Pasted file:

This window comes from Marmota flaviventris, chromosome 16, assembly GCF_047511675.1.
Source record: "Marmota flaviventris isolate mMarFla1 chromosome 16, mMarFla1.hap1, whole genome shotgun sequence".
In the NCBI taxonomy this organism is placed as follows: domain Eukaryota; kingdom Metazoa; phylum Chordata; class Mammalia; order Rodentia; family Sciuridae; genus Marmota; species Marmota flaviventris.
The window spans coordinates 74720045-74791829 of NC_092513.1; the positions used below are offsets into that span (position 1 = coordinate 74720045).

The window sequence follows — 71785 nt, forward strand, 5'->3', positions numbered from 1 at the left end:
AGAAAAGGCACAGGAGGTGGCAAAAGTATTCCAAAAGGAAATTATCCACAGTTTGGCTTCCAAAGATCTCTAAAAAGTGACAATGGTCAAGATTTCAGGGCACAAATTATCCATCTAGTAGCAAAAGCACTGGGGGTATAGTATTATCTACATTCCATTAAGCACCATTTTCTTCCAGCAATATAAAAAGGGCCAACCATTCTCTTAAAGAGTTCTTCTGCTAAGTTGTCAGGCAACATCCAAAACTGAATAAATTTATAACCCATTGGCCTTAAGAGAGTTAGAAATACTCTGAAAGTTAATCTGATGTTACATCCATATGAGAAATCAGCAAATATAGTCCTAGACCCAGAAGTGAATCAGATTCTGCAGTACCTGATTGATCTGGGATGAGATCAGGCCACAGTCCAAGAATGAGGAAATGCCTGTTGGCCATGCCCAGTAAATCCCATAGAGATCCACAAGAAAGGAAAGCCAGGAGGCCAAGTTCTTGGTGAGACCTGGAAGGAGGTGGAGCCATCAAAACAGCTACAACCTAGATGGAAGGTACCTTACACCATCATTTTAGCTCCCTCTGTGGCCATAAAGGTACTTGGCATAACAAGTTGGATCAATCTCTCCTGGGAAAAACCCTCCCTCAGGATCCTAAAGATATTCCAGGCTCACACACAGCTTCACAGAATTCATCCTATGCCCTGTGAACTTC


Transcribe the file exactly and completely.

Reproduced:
This window comes from Marmota flaviventris, chromosome 16, assembly GCF_047511675.1.
Source record: "Marmota flaviventris isolate mMarFla1 chromosome 16, mMarFla1.hap1, whole genome shotgun sequence".
In the NCBI taxonomy this organism is placed as follows: domain Eukaryota; kingdom Metazoa; phylum Chordata; class Mammalia; order Rodentia; family Sciuridae; genus Marmota; species Marmota flaviventris.
The window spans coordinates 74720045-74791829 of NC_092513.1; the positions used below are offsets into that span (position 1 = coordinate 74720045).

The window sequence follows — 71785 nt, forward strand, 5'->3', positions numbered from 1 at the left end:
AGAAAAGGCACAGGAGGTGGCAAAAGTATTCCAAAAGGAAATTATCCACAGTTTGGCTTCCAAAGATCTCTAAAAAGTGACAATGGTCAAGATTTCAGGGCACAAATTATCCATCTAGTAGCAAAAGCACTGGGGGTATAGTATTATCTACATTCCATTAAGCACCATTTTCTTCCAGCAATATAAAAAGGGCCAACCATTCTCTTAAAGAGTTCTTCTGCTAAGTTGTCAGGCAACATCCAAAACTGAATAAATTTATAACCCATTGGCCTTAAGAGAGTTAGAAATACTCTGAAAGTTAATCTGATGTTACATCCATATGAGAAATCAGCAAATATAGTCCTAGACCCAGAAGTGAATCAGATTCTGCAGTACCTGATTGATCTGGGATGAGATCAGGCCACAGTCCAAGAATGAGGAAATGCCTGTTGGCCATGCCCAGTAAATCCCATAGAGATCCACAAGAAAGGAAAGCCAGGAGGCCAAGTTCTTGGTGAGACCTGGAAGGAGGTGGAGCCATCAAAACAGCTACAACCTAGATGGAAGGTACCTTACACCATCATTTTAGCTCCCTCTGTGGCCATAAAGGTACTTGGCATAACAAGTTGGATCAATCTCTCCTGGGAAAAACCCTCCCTCAGGATCCTAAAGATATTCCAGGCTCACACACAGCTTCACAGAATTCATCCTATGCCCTGTGAACTTC